Welcome to Part 2 of my boundaries series! In Part 1, I talked about setting boundaries for yourself in order to be kind to yourself and live a life that is meaningful to you. Today we’re looking at how to set boundaries with other people. If we could live our lives without people crossing our boundaries, that would be great, wouldn’t it? But in reality, people cross our boundaries all the time. Henry Cloud’s analogy of property lines continues to be a great visual. Where does my stuff end, and someone else’s stuff begin?
Here are some examples of common boundary crossings:
How to Address Boundary-Breakers
This verse is a personal favorite, especially when I’m figuring out how to address a boundary-breaker in my life. I love this advice because it reminds me to be kind to people, and in our kindness, we must ALSO tell the truth
Which part is easier for you -- kindness or honesty? Both are hard at times. I encourage you to consider the following when you need to talk to someone about a boundary issue.
Before you talk to the person breaking the boundary, be intentional about calming your emotions. This can be really hard. If you’re really upset, consider waiting 24 hours before speaking to them.
Once you’ve had time to calm down, think through what you want to say. As you prepare for the conversation, I recommend three things:
Sometimes the level of angst you experience is an indicator that this has happened too many times without your being able to voice how it has affected you.
Getting really angry at the person may come as a surprise to them because you have never said anything to them before. Keep this in mind. You cannot expect them to know where the boundary is if you haven’t been clear with them when the boundary has been crossed in the past.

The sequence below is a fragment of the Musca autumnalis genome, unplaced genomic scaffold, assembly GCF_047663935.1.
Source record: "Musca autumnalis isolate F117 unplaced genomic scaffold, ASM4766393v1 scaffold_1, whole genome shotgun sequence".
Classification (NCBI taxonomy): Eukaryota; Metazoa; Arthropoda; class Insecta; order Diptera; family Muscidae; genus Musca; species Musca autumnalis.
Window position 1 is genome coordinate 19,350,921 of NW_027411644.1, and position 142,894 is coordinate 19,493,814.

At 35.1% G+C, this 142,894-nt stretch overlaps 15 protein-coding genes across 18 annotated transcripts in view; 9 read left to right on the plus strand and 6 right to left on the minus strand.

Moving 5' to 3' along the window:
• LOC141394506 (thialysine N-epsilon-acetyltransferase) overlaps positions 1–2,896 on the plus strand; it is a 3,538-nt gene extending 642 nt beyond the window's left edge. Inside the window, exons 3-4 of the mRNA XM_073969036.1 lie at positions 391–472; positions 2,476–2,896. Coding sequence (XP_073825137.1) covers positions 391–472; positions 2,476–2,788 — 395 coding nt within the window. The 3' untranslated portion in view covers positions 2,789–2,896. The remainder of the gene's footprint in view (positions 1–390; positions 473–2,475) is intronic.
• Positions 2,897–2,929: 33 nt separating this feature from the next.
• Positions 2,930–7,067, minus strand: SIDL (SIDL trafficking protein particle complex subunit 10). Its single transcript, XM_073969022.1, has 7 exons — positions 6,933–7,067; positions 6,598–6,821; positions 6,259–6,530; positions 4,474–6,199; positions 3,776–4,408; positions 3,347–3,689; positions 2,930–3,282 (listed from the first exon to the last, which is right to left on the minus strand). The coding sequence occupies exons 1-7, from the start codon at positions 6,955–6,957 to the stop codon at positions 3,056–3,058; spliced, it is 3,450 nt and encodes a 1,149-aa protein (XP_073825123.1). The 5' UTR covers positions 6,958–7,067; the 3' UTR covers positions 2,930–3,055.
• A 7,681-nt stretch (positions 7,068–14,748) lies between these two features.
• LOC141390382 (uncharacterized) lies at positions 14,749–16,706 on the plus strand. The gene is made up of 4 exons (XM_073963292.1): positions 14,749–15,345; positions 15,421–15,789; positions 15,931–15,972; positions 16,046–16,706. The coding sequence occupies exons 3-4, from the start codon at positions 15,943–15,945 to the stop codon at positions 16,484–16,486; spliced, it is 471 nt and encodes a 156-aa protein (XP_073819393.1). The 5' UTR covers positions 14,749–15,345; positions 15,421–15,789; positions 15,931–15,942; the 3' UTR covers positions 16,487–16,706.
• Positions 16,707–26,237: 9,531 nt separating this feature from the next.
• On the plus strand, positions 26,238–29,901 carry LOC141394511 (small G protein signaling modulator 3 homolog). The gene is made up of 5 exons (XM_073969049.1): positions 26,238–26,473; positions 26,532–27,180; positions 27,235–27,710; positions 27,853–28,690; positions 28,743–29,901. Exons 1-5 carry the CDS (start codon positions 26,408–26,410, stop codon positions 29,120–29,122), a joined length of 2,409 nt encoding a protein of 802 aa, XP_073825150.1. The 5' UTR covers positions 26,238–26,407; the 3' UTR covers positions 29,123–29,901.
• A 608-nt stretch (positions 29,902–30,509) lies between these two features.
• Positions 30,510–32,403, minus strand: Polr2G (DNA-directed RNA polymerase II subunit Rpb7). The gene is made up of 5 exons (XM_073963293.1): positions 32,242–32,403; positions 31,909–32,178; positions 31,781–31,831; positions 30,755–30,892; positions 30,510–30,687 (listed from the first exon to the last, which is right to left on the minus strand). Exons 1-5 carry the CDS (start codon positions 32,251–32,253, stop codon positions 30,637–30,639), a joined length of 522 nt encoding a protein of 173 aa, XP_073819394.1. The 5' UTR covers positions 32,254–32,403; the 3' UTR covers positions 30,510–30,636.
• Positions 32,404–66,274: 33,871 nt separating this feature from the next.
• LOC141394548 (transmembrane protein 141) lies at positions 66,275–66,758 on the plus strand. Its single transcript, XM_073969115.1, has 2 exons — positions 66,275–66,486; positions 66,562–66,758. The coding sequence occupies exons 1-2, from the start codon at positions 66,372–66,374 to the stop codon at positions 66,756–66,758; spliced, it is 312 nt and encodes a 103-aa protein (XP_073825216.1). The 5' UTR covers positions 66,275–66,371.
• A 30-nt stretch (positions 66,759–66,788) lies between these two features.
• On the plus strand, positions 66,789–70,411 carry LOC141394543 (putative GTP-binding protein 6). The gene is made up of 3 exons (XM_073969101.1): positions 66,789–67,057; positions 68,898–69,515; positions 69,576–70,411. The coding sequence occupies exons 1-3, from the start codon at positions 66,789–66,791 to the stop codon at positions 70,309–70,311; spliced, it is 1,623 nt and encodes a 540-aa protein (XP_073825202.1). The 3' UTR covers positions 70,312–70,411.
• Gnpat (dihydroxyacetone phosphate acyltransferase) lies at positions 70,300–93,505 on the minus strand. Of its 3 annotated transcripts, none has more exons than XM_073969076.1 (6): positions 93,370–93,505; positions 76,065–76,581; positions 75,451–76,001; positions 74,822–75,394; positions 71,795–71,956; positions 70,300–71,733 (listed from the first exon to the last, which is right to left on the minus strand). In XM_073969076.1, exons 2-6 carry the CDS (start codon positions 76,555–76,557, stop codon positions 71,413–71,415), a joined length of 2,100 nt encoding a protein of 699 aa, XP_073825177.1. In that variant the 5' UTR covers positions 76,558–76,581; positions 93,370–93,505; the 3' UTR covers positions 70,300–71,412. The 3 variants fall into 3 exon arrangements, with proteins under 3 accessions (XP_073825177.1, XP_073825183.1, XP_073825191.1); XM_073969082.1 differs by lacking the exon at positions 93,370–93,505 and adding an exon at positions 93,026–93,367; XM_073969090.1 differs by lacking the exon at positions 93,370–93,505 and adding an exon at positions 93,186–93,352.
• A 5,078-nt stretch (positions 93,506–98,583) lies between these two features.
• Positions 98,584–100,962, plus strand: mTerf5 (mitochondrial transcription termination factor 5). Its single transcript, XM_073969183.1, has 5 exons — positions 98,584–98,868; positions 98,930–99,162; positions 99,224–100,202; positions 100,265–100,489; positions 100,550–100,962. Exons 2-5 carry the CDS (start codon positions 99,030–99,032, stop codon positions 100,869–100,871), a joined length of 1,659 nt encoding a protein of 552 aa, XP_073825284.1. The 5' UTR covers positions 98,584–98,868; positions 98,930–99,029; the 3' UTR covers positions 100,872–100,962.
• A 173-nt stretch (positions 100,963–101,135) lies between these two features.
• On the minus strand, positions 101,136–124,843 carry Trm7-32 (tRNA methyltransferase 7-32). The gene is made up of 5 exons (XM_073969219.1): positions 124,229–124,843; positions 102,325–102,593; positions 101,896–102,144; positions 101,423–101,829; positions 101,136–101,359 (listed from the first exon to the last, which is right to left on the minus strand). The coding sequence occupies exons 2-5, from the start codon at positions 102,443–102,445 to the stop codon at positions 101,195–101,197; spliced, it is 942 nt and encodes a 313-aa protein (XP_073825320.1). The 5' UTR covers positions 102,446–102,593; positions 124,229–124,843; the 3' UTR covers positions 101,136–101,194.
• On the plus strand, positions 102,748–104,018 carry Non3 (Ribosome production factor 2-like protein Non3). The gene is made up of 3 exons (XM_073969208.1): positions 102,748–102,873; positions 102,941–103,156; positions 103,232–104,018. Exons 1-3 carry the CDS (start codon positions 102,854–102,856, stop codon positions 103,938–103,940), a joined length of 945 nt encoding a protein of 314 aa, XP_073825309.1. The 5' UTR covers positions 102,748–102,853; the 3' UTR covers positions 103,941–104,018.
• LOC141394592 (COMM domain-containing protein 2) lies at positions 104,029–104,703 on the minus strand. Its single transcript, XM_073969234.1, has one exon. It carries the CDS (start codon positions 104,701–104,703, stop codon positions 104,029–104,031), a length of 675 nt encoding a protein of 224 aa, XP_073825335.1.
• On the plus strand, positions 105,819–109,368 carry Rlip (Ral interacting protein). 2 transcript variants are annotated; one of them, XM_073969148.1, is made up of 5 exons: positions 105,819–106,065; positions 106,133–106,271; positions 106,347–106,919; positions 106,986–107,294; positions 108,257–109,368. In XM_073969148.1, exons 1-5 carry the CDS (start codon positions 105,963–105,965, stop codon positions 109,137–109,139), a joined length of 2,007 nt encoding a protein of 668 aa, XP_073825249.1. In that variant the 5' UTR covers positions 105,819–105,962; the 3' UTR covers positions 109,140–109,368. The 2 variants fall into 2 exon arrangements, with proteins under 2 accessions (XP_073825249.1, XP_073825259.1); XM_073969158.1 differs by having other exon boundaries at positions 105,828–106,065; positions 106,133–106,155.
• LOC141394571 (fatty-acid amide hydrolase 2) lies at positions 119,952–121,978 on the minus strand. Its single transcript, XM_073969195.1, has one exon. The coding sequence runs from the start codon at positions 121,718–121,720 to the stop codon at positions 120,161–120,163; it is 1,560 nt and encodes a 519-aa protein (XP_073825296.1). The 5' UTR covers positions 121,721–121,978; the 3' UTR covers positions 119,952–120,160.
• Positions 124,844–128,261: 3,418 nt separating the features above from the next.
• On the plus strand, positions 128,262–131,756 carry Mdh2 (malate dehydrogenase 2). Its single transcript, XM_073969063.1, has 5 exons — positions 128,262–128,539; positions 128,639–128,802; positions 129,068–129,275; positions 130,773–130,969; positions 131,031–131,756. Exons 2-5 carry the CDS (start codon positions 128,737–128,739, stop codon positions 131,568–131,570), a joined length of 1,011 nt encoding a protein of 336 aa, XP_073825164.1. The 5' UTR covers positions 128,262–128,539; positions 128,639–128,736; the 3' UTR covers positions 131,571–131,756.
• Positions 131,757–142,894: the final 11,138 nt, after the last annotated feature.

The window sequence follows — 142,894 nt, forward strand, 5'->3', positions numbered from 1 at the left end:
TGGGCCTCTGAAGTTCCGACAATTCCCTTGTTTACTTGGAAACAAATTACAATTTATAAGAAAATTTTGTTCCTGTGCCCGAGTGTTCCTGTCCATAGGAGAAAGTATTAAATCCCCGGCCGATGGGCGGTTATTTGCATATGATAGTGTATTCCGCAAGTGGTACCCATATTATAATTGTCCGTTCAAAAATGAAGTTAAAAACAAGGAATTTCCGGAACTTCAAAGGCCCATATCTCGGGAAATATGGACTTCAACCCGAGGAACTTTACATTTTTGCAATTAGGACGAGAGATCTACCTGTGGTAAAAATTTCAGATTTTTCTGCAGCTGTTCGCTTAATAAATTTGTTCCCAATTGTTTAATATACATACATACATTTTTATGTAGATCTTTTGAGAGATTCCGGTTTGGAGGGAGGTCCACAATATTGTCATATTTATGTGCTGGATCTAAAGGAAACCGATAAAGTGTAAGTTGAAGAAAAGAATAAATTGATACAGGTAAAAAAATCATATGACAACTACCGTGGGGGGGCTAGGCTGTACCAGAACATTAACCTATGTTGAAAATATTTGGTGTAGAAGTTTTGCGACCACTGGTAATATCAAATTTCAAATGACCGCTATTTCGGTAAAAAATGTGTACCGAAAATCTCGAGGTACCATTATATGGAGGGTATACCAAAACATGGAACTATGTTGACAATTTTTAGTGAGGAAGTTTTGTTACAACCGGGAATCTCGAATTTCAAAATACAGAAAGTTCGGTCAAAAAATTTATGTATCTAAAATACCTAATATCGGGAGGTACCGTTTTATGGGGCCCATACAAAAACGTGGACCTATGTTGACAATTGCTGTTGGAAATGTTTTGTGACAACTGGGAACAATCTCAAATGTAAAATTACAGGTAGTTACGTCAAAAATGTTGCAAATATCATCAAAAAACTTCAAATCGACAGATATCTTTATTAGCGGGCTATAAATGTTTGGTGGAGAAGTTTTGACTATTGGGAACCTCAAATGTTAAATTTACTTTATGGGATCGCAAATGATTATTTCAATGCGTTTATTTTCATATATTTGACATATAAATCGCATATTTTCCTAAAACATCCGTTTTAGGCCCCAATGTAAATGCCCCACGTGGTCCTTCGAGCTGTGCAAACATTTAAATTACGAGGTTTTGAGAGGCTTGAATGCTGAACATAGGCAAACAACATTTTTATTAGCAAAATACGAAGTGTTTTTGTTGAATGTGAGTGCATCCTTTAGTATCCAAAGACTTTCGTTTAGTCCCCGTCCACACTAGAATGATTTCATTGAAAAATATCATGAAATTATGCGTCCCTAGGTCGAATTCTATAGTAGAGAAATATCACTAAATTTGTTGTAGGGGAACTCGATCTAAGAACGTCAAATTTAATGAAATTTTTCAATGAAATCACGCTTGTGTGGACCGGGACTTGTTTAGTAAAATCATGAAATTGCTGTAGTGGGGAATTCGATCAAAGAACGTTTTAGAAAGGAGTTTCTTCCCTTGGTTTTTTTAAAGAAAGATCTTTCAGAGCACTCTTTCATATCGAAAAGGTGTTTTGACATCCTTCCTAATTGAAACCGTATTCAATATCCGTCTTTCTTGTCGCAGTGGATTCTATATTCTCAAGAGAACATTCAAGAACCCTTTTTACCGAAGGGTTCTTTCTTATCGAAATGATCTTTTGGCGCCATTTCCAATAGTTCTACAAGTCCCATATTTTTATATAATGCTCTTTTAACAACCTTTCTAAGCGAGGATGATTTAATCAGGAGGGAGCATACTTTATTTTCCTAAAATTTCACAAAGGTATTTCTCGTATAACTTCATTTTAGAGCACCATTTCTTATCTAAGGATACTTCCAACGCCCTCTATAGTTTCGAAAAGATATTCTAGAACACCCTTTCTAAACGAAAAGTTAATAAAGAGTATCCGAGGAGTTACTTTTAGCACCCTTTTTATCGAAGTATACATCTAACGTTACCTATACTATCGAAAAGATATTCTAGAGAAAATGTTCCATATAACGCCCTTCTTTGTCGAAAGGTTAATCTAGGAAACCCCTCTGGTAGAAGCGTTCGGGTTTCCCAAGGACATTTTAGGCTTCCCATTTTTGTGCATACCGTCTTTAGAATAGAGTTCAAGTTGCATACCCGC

Kindness is powerful! People are able to respond to kindness more easily than anger or harshness.
I have also found that people are typically open to respectful behavior. There is hope for real change when you ask people to respect your boundaries.
Most people have no idea that their behavior is bothering you. Take the time to explain where your boundary line is, and how you feel when that line is crossed. Recognize their good intentions, and then be honest about how their actions are affecting you.
Use “I” statements. Instead of saying, “YOU do this, and that and this other thing,” try to say, “I feel.” For example, “I feel angry when I’m given advice I didn’t ask for. Parenting is really hard. I need more encouragement than I need advice.”
Tell the truth about how much it bothers you. Sometimes we want to act like it’s no big deal, and that sends a confusing message. For example, “I was really upset yesterday after our staff meeting. This project is my responsibility. I felt like you were taking it over.”
Remember, we show people we care about the relationship by letting them know what is acceptable and what isn’t.
Here are a few more examples...
To the parent that is telling you how to raise your child:
“You are a really good parent and I am a really good parent, and we parent differently. Please don’t give me advice unless I ask for it first.”
To the coworker taking over your project:
“You have a lot of good ideas, but this project is my responsibility. I will let you know if I need help.”
To the adult child that is not respecting their parent’s home:
This will require a longer conversation, but that conversation needs to include an affirmation of the parent's love and a clear expectation of the parents. Followed by clear agreement from the adult child, otherwise, the adult child will need to find another living arrangement.
These are just a few suggestions that I hope are helpful. I know it’s hard, but establishing healthy boundaries is really healthy. Remember…
What are the scariest parts of setting boundaries for you?
What kind of experiences have you had asking for change in your relationships?
Does it make you want to hide under your weighted blanket?
Donna Durham, MMFT
President and Co-Founder